© 2018 The Authors Iconic lighthouses constructed on offshore reefs around the British Isles in the 19th century continue to play a crucial role in safe navigation, but the longevity of these historical structures is threatened by extreme weather. A program of experimental dynamic investigations has been carried out to support characterisation of extreme impulsive breaking wave loads on these structures, using monitored response data. This paper describes the procedures and outcomes of this program, which included modal tests of a collection of six of these lighthouses between June 2016 and October 2017. Five of the six lighthouses tested (Les Hanois, Wolf Rock, Longships, Bishop Rock and Eddystone) feature a 20th century metal helideck atop a 19th century masonry tower, with a Scottish lighthouse (Dubh Artach) being the exception that provides baseline behaviour of a relatively simple tower. All the masonry towers are imperfectly axisymmetric to some degree and all present logistical challenges for experimental work as they can only be accessed by helicopter flights subject to severe weather and time constraints. Against such challenges it was possible to identify key modal parameters, and to highlight some interesting effects due to symmetry and helideck retrofit. Notable findings were that most important modes have frequencies ranging between 4 Hz and 7 Hz and modal masses as low as ∼200 t. The rarely investigated effect of imperfect axisymmetry on forced vibration testing is studied, along with the introduction of additional modes due to retrofitted helideck. The implications of these effects on experimental modal analysis from forced vibration test data is illustrated. Finally, accelerations recorded on Wolf Rock Lighthouse during the 2017–2018 winter storm season show the modal test data can be used to infer breaking wave modal impulses up to 8 kNs.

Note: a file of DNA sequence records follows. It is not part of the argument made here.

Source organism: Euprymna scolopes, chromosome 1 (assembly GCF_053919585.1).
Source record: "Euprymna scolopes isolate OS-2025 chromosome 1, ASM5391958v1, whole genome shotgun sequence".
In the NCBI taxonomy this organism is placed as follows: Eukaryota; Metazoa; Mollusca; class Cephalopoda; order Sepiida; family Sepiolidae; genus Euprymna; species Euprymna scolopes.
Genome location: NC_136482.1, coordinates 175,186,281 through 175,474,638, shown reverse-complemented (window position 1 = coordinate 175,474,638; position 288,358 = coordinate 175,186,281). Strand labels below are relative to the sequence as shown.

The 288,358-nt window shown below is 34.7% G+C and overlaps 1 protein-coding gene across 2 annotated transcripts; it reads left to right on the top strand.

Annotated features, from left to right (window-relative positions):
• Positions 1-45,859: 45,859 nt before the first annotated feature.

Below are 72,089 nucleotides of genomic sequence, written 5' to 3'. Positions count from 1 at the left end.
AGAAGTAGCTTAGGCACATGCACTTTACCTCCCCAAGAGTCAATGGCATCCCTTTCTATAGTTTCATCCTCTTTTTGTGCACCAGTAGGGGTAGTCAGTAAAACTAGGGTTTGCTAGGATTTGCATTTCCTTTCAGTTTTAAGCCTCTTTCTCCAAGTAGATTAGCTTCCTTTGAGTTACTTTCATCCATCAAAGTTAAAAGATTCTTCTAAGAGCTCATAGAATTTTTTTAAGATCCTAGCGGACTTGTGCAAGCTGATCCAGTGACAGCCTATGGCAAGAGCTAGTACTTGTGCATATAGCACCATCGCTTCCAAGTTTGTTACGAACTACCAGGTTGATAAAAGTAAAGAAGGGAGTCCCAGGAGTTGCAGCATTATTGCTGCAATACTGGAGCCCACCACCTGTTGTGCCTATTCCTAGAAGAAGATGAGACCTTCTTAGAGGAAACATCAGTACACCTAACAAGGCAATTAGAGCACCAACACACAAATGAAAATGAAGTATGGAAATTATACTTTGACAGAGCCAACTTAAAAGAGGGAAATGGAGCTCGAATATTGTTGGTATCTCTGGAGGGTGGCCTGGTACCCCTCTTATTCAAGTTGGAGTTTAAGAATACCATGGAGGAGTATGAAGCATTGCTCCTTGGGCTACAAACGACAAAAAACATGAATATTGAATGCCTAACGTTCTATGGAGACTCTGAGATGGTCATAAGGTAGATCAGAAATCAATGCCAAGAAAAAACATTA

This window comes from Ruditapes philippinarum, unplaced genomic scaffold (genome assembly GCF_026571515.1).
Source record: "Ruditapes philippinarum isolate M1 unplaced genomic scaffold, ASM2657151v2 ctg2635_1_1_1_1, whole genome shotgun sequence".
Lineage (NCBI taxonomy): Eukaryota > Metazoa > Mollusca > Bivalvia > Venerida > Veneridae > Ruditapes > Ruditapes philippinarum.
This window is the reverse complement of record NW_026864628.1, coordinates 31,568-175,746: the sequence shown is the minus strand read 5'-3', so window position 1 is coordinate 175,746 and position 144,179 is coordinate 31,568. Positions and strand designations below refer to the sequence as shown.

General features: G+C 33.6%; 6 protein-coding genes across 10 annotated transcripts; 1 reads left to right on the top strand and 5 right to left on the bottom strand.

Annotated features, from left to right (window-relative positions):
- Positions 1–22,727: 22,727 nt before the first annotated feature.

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Marine Structures



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School of Engineering, Computing and Mathematics